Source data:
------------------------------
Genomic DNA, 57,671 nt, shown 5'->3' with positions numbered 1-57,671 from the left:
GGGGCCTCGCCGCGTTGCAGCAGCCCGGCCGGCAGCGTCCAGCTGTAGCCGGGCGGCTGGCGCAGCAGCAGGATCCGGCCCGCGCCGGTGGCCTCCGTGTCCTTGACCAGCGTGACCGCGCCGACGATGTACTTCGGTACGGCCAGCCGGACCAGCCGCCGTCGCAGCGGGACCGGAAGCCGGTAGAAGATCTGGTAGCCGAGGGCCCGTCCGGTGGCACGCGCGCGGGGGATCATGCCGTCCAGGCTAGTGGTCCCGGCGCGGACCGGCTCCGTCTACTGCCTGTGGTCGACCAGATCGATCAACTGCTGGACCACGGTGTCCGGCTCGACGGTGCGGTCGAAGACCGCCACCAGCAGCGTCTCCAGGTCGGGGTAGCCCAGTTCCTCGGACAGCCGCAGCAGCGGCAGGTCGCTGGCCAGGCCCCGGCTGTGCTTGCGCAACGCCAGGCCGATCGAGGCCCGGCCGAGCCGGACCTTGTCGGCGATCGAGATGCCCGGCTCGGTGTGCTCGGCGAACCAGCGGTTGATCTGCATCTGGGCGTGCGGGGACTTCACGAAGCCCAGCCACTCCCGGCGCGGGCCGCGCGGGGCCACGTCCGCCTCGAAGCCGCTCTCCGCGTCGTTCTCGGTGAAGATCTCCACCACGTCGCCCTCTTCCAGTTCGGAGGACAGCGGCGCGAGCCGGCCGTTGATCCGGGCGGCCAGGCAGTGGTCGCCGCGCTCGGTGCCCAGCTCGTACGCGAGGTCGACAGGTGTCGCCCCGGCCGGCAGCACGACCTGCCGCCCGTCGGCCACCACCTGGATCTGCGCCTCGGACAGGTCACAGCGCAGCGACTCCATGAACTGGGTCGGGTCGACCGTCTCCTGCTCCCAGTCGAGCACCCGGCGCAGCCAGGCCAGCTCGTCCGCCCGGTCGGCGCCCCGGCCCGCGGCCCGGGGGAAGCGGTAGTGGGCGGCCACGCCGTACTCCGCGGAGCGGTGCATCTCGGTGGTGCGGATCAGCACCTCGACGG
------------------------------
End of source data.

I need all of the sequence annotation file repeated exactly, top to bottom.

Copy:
Genomic DNA, 57,671 nt, shown 5'->3' with positions numbered 1-57,671 from the left:
GGGGCCTCGCCGCGTTGCAGCAGCCCGGCCGGCAGCGTCCAGCTGTAGCCGGGCGGCTGGCGCAGCAGCAGGATCCGGCCCGCGCCGGTGGCCTCCGTGTCCTTGACCAGCGTGACCGCGCCGACGATGTACTTCGGTACGGCCAGCCGGACCAGCCGCCGTCGCAGCGGGACCGGAAGCCGGTAGAAGATCTGGTAGCCGAGGGCCCGTCCGGTGGCACGCGCGCGGGGGATCATGCCGTCCAGGCTAGTGGTCCCGGCGCGGACCGGCTCCGTCTACTGCCTGTGGTCGACCAGATCGATCAACTGCTGGACCACGGTGTCCGGCTCGACGGTGCGGTCGAAGACCGCCACCAGCAGCGTCTCCAGGTCGGGGTAGCCCAGTTCCTCGGACAGCCGCAGCAGCGGCAGGTCGCTGGCCAGGCCCCGGCTGTGCTTGCGCAACGCCAGGCCGATCGAGGCCCGGCCGAGCCGGACCTTGTCGGCGATCGAGATGCCCGGCTCGGTGTGCTCGGCGAACCAGCGGTTGATCTGCATCTGGGCGTGCGGGGACTTCACGAAGCCCAGCCACTCCCGGCGCGGGCCGCGCGGGGCCACGTCCGCCTCGAAGCCGCTCTCCGCGTCGTTCTCGGTGAAGATCTCCACCACGTCGCCCTCTTCCAGTTCGGAGGACAGCGGCGCGAGCCGGCCGTTGATCCGGGCGGCCAGGCAGTGGTCGCCGCGCTCGGTGCCCAGCTCGTACGCGAGGTCGACAGGTGTCGCCCCGGCCGGCAGCACGACCTGCCGCCCGTCGGCCACCACCTGGATCTGCGCCTCGGACAGGTCACAGCGCAGCGACTCCATGAACTGGGTCGGGTCGACCGTCTCCTGCTCCCAGTCGAGCACCCGGCGCAGCCAGGCCAGCTCGTCCGCCCGGTCGGCGCCCCGGCCCGCGGCCCGGGGGAAGCGGTAGTGGGCGGCCACGCCGTACTCCGCGGAGCGGTGCATCTCGGTGGTGCGGATCAGCACCTCGACGG